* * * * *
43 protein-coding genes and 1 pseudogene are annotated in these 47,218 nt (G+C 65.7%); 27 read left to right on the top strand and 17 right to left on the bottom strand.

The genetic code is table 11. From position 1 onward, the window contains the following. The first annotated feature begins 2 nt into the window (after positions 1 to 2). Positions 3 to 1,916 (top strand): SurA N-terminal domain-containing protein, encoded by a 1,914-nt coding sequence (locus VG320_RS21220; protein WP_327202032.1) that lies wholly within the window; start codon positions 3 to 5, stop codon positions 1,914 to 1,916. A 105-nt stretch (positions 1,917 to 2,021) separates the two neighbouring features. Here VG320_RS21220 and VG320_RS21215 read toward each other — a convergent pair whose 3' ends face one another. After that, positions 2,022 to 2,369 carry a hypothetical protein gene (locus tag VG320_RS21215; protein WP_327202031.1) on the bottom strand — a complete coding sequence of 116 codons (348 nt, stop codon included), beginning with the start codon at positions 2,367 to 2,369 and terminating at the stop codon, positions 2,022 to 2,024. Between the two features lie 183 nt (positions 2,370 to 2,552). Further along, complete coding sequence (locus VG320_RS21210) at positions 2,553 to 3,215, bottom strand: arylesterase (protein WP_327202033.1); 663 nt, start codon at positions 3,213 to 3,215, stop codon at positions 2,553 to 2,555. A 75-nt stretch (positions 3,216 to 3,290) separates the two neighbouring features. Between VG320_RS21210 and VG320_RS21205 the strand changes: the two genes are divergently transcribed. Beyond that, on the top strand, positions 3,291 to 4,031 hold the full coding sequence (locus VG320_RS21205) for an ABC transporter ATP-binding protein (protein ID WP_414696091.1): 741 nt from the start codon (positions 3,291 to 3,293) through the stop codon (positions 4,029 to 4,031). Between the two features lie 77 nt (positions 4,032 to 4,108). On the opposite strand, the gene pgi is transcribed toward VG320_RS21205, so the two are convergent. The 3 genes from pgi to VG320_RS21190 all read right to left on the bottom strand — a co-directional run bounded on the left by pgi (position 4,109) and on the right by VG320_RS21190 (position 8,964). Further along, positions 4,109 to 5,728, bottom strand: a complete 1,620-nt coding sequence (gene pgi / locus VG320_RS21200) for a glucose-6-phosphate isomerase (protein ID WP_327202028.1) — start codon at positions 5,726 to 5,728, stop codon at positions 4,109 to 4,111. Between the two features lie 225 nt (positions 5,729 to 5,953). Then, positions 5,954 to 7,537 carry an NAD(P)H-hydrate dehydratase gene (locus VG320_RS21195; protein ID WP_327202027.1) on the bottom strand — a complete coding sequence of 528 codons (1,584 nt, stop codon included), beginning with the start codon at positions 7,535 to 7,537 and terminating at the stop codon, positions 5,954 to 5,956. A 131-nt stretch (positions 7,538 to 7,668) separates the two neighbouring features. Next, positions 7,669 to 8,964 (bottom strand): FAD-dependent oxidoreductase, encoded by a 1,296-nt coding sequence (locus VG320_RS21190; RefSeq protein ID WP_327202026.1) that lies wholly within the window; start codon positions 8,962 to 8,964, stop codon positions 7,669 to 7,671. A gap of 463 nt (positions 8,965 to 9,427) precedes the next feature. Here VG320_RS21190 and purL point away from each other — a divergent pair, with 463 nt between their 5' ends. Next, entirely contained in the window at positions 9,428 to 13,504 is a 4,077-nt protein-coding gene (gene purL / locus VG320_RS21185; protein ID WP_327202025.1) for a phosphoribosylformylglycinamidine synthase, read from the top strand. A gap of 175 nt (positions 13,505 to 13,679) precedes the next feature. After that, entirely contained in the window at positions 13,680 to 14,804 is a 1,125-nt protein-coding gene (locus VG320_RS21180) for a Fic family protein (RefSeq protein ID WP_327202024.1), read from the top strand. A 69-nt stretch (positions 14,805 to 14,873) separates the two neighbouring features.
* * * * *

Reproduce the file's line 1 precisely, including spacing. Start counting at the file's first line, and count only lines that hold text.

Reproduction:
43 protein-coding genes and 1 pseudogene are annotated in these 47,218 nt (G+C 65.7%); 27 read left to right on the top strand and 17 right to left on the bottom strand.